Bronx born Frankie Knuckles (real name Francis Nicholls), the honorary Chicagoan bestowed with the title ‘Godfather Of House’, died last Sunday of diabetes-related complications. He was 59.
Tag Archives | Larry Levan
I’ve been giving the studio computer a bit of a spring clean, sorting everything into the correct folders and generally getting myself better organised. Given that I’ve entered a new phase, as far as remixing is concerned, partnering up with Derek Kaye nowadays, I think this is a good time to clear the decks and make the work I did between 2005-2013 available to stream via SoundCloud as a complete collection – 40 tracks in all.
A couple of months ago, when I last played in Brighton, I was talking to Paul Budd, the promoter (and DJ Pablo Contraband), about how things were going with his Unity Agency (a man of many fingers in pies is Paul / Pablo). He was really excited about just having added The Reflex as the latest addition to an increasingly impressive roster that also includes the likes of Late Nite Tuff Guy, Rayko, Social Disco Club and Fingerman. The Reflex is London based French DJ / Producer, Nicolas Laugier, and it wasn’t just his work that impressed Paul, but his overall persona. Paul told me;
Just back from a flying visit Stateside, playing consecutive days in 3 of dance music’s seminal cities – Detroit, Philadelphia and New York. The Detroit and New York parties were both really special, but not all ran smoothly, for sandwiched in between the Philly gods conspired against us.
The most talked about album in many years, Daft Punk’s ‘Random Access Memories’, is released in the UK today, and, as discussed in my post from the beginning of the month, ‘Disco Now Disco Then’ (//blog.gregwilson.co.uk/2013/05/disco-now-disco-then-2), it’s all set to blitz the charts worldwide.
Daft Punk are sitting pretty at the top of the UK singles chart for the first time. The track in question, ‘Get Lucky’, taken from their forthcoming album, ‘Random Access Memories’, came as something of a surprise, for instead of hitching itself to the current EDM juggernaut that’s sweeping America, the French duo have completely bucked the trend by drawing their influence from Disco, featuring its most celebrated guitarist, the great Nile Rodgers of the Chic Organisation (as well as R&B vocalist, Pharrell Williams). A media sensation, it’s everywhere at the moment – on the radio, on the TV, in the clubs and, of course, all over the internet, becoming the most streamed new release in Spotify history. It’s already been re-edited by a whole host of DJs and is pretty much nailed on to be the single of the summer.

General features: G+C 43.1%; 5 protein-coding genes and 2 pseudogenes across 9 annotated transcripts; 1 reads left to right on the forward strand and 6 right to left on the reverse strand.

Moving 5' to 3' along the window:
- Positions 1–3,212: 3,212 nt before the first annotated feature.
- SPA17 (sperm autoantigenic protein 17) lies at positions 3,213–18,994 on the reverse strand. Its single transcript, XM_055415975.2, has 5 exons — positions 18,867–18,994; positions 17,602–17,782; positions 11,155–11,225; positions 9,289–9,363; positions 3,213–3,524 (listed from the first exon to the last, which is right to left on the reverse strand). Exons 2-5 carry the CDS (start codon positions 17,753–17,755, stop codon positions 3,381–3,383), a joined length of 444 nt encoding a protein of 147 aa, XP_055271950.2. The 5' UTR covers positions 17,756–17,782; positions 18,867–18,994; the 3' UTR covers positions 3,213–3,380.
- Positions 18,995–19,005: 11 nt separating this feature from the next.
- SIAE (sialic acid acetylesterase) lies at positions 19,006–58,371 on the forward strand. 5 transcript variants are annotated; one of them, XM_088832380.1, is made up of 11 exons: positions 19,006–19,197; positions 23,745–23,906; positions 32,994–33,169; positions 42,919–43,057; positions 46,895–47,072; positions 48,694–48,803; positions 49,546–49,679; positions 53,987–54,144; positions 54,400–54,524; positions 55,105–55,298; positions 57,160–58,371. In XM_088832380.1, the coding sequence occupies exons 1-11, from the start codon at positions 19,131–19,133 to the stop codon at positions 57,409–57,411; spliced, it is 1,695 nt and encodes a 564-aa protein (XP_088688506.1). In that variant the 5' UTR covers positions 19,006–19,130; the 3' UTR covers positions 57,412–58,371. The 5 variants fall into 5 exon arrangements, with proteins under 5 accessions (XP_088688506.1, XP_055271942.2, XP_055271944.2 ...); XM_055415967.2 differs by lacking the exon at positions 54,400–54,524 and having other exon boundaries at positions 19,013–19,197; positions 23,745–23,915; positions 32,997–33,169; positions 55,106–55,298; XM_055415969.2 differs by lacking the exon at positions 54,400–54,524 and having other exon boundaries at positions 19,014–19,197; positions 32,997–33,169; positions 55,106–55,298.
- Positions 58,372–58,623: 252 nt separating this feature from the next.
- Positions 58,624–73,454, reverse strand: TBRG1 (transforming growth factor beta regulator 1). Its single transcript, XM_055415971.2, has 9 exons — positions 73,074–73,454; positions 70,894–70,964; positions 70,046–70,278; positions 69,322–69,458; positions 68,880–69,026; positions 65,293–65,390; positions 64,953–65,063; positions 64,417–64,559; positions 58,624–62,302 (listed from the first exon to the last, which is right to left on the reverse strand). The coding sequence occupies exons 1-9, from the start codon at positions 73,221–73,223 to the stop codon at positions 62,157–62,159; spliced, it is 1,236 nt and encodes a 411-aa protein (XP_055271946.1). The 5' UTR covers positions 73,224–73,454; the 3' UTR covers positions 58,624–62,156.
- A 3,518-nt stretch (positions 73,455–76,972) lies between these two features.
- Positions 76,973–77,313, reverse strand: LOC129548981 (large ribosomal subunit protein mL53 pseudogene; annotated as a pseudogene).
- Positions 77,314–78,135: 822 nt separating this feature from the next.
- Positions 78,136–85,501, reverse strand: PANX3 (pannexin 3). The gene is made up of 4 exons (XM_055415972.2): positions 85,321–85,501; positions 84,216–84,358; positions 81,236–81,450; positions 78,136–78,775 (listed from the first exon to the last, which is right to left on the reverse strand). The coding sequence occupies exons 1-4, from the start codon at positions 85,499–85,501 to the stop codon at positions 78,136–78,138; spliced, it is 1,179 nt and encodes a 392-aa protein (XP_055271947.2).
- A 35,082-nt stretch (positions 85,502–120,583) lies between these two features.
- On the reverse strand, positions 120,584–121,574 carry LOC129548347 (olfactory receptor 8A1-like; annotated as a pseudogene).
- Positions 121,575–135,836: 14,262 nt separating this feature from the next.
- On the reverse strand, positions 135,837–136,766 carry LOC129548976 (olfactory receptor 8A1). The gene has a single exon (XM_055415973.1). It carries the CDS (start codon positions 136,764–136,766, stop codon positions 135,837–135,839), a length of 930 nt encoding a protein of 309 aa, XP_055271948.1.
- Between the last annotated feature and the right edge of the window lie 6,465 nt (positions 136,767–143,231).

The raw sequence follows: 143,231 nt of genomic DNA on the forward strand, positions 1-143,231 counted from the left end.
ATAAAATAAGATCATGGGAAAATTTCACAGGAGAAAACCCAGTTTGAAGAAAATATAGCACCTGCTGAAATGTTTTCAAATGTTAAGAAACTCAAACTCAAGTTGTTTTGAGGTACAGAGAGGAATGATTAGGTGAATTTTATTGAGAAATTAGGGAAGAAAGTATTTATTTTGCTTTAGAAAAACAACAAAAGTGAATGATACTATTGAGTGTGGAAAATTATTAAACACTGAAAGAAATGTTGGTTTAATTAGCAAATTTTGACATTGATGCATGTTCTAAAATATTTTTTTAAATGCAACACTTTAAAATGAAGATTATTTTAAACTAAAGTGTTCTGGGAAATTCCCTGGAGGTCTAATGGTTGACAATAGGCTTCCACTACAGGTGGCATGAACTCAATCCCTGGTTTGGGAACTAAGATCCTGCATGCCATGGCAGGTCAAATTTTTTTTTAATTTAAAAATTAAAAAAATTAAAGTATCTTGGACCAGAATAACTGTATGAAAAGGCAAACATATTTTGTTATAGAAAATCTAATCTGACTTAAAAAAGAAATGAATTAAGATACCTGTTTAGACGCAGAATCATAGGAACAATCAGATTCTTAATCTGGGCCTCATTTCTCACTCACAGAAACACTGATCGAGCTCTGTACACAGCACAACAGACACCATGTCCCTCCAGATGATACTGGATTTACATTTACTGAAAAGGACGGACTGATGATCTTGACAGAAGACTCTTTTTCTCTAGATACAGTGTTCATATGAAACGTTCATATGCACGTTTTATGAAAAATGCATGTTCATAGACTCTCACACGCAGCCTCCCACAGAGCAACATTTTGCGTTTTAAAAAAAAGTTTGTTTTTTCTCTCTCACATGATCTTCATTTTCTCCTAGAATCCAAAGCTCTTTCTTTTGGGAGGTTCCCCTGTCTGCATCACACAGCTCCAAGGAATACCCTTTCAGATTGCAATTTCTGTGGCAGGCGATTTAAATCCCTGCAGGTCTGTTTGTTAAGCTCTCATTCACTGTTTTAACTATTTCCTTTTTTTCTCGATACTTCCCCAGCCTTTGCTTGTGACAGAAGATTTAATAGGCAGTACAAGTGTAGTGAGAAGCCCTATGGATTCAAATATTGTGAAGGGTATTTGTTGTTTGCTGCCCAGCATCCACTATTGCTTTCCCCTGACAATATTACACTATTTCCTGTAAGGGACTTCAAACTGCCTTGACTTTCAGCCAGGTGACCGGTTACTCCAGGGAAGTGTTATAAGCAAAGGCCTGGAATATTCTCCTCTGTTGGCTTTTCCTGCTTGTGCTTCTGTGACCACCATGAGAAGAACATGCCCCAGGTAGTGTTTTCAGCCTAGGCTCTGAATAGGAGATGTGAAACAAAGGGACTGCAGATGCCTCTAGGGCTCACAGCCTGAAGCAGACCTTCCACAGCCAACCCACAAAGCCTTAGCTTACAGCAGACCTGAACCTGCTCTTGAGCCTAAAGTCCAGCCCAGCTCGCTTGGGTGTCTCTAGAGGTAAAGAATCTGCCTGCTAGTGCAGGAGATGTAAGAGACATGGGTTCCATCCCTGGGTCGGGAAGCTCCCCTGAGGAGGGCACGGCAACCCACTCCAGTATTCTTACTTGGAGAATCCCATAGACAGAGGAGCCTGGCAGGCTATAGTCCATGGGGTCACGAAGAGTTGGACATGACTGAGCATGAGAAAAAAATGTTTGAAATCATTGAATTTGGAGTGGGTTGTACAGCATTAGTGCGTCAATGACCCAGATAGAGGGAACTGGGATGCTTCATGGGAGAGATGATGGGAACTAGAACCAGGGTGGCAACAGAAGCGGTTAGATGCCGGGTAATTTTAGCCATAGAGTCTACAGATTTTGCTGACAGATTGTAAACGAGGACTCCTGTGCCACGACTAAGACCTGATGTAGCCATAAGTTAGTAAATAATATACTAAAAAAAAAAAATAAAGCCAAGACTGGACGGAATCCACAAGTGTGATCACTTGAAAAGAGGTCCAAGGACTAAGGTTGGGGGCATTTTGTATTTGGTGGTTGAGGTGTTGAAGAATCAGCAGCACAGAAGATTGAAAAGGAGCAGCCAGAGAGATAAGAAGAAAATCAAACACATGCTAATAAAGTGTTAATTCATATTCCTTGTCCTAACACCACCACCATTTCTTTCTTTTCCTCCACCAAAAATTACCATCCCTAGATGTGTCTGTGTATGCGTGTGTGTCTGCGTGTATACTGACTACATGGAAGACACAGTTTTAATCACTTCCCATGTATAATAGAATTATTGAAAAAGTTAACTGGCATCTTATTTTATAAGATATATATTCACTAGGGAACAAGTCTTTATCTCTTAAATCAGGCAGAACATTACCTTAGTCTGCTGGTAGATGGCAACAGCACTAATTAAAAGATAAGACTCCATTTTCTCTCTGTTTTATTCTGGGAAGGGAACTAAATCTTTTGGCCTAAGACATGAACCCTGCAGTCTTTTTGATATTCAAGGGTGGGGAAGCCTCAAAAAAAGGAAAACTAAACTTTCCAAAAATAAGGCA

2013 sees Greg Wilson taking his first steps back into record production, starting off with Schooled In The Classics, a series of groove based dance tunes put together to play out at his gigs, the initial tracks being first road tested in Chicago and New York last year to a great response. Greg now plans to issue 8 Schooled In The Classics tracks this year, both digitally and via 4 limited edition 180g vinyl releases. The first 2 tracks in the series, ‘12-Turn-13’ and ‘Blue Angel’, are issued this week.
Exactly 30 years ago today, on 25th February 1983, I appeared on Channel 4’s influential music show, ‘The Tube’, demonstrating mixing for the first time on live TV in the UK – just my luck that the very point I was encapsulated in a cultural moment, it coincided with a brief phase where I looked like an extra from the Hair Bear Bunch, but that’s the way the mop flops. The footage is nowadays fondly regarded as part of British dance heritage, illustrating how the New York innovation of mixing was finally finding favour on this side of the Atlantic, where the microphone was still a key component of the DJs approach. For a full account of how UK DJs gradually put down the microphone and embraced mixing, check out ‘How The Talking Stopped’, an in-depth step by step account of its British evolution:
EDM (electronic dance music), as they like to call it in the US, has never been bigger, America now fully embracing it, having previously regarded it as a little more than a side-issue, always the bridesmaid and never the bride. Now, the more curious minded dance music enthusiasts Stateside, wishing to avoid the mainstream commercialisation of a previously more underground club culture, are, often for the first time, excavating the mid-late ’80s period, when Chicago House and Detroit Techno emerged (finding far more love at the time in the UK and Europe, than in the country of its origin).
Last month I was over in Chicago chilling out in my hotel room ahead of my first gig in the city, at Smart Bar, a venue with a rich tradition, which opened back in 1982. Chicago is, of course, along with Detroit, Philadelphia and New York, revered as a key US city when it comes to the evolution of dance culture (and, indeed, black culture, with, way before House, a deep heritage in Rhythm & Blues, Blues and Jazz, dating right back to the ‘great migration’ of black workers from the southern states, beginning just over 100 years ago).